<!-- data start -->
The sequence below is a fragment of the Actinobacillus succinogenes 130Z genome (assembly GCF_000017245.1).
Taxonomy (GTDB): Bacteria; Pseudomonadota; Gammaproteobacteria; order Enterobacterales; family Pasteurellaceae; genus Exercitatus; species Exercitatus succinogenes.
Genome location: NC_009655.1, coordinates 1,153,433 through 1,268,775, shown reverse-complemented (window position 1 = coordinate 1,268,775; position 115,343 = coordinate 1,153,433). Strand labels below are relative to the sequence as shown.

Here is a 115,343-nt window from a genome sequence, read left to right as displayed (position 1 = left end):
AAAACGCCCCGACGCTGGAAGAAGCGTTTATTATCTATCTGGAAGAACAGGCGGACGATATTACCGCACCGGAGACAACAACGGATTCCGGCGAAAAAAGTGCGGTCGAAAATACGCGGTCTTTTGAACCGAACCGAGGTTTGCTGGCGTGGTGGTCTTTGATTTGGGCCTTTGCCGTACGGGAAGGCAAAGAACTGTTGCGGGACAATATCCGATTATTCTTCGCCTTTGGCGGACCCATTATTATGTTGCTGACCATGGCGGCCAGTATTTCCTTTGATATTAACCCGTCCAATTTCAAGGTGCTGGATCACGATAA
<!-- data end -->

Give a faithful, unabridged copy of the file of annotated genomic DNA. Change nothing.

The sequence below is a fragment of the Actinobacillus succinogenes 130Z genome (assembly GCF_000017245.1).
Taxonomy (GTDB): Bacteria; Pseudomonadota; Gammaproteobacteria; order Enterobacterales; family Pasteurellaceae; genus Exercitatus; species Exercitatus succinogenes.
Genome location: NC_009655.1, coordinates 1,153,433 through 1,268,775, shown reverse-complemented (window position 1 = coordinate 1,268,775; position 115,343 = coordinate 1,153,433). Strand labels below are relative to the sequence as shown.

Here is a 115,343-nt window from a genome sequence, read left to right as displayed (position 1 = left end):
AAAACGCCCCGACGCTGGAAGAAGCGTTTATTATCTATCTGGAAGAACAGGCGGACGATATTACCGCACCGGAGACAACAACGGATTCCGGCGAAAAAAGTGCGGTCGAAAATACGCGGTCTTTTGAACCGAACCGAGGTTTGCTGGCGTGGTGGTCTTTGATTTGGGCCTTTGCCGTACGGGAAGGCAAAGAACTGTTGCGGGACAATATCCGATTATTCTTCGCCTTTGGCGGACCCATTATTATGTTGCTGACCATGGCGGCCAGTATTTCCTTTGATATTAACCCGTCCAATTTCAAGGTGCTGGATCACGATAA